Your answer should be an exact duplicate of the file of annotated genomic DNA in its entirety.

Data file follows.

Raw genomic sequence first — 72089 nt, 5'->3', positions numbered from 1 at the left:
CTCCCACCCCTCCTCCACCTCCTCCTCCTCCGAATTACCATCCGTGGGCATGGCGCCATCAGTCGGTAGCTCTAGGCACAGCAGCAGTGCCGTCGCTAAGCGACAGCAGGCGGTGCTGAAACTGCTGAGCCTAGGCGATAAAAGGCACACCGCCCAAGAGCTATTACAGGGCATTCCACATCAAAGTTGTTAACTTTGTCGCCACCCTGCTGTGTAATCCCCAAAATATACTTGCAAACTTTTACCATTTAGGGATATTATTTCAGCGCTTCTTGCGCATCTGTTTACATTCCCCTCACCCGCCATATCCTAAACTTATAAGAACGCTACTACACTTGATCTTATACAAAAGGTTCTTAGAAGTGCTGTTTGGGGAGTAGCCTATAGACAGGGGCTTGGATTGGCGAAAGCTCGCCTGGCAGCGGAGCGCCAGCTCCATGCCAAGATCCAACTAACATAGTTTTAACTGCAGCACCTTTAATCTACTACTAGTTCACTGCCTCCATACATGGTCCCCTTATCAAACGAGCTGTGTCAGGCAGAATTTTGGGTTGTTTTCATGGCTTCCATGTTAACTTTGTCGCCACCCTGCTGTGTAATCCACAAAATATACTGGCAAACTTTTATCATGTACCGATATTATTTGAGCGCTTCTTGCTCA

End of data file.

Raw genomic sequence first — 72089 nt, 5'->3', positions numbered from 1 at the left:
CTCCCACCCCTCCTCCACCTCCTCCTCCTCCGAATTACCATCCGTGGGCATGGCGCCATCAGTCGGTAGCTCTAGGCACAGCAGCAGTGCCGTCGCTAAGCGACAGCAGGCGGTGCTGAAACTGCTGAGCCTAGGCGATAAAAGGCACACCGCCCAAGAGCTATTACAGGGCATTCCACATCAAAGTTGTTAACTTTGTCGCCACCCTGCTGTGTAATCCCCAAAATATACTTGCAAACTTTTACCATTTAGGGATATTATTTCAGCGCTTCTTGCGCATCTGTTTACATTCCCCTCACCCGCCATATCCTAAACTTATAAGAACGCTACTACACTTGATCTTATACAAAAGGTTCTTAGAAGTGCTGTTTGGGGAGTAGCCTATAGACAGGGGCTTGGATTGGCGAAAGCTCGCCTGGCAGCGGAGCGCCAGCTCCATGCCAAGATCCAACTAACATAGTTTTAACTGCAGCACCTTTAATCTACTACTAGTTCACTGCCTCCATACATGGTCCCCTTATCAAACGAGCTGTGTCAGGCAGAATTTTGGGTTGTTTTCATGGCTTCCATGTTAACTTTGTCGCCACCCTGCTGTGTAATCCACAAAATATACTGGCAAACTTTTATCATGTACCGATATTATTTGAGCGCTTCTTGCTCA